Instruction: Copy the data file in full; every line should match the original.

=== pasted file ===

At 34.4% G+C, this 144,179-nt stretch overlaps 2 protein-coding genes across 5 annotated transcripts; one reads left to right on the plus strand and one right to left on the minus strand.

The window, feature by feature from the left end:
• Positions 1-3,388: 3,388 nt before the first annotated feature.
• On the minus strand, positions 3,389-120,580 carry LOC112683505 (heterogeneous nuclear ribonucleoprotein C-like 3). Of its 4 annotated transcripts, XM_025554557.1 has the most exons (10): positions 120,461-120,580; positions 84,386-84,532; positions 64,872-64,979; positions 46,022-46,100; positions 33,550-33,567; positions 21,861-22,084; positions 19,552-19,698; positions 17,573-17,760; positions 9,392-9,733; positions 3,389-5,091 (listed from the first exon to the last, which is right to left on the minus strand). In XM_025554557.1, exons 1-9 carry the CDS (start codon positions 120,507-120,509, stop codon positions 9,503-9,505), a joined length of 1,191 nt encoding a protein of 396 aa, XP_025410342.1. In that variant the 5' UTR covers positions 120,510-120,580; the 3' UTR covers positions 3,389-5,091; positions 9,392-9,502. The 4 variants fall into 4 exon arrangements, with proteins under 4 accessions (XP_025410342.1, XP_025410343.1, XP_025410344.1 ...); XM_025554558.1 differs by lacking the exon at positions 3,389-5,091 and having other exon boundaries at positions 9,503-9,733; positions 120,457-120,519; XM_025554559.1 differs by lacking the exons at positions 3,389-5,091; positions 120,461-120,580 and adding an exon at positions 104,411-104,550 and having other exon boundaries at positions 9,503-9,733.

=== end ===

At 34.4% G+C, this 144,179-nt stretch overlaps 2 protein-coding genes across 5 annotated transcripts; one reads left to right on the plus strand and one right to left on the minus strand.

The window, feature by feature from the left end:
• Positions 1-3,388: 3,388 nt before the first annotated feature.
• On the minus strand, positions 3,389-120,580 carry LOC112683505 (heterogeneous nuclear ribonucleoprotein C-like 3). Of its 4 annotated transcripts, XM_025554557.1 has the most exons (10): positions 120,461-120,580; positions 84,386-84,532; positions 64,872-64,979; positions 46,022-46,100; positions 33,550-33,567; positions 21,861-22,084; positions 19,552-19,698; positions 17,573-17,760; positions 9,392-9,733; positions 3,389-5,091 (listed from the first exon to the last, which is right to left on the minus strand). In XM_025554557.1, exons 1-9 carry the CDS (start codon positions 120,507-120,509, stop codon positions 9,503-9,505), a joined length of 1,191 nt encoding a protein of 396 aa, XP_025410342.1. In that variant the 5' UTR covers positions 120,510-120,580; the 3' UTR covers positions 3,389-5,091; positions 9,392-9,502. The 4 variants fall into 4 exon arrangements, with proteins under 4 accessions (XP_025410342.1, XP_025410343.1, XP_025410344.1 ...); XM_025554558.1 differs by lacking the exon at positions 3,389-5,091 and having other exon boundaries at positions 9,503-9,733; positions 120,457-120,519; XM_025554559.1 differs by lacking the exons at positions 3,389-5,091; positions 120,461-120,580 and adding an exon at positions 104,411-104,550 and having other exon boundaries at positions 9,503-9,733.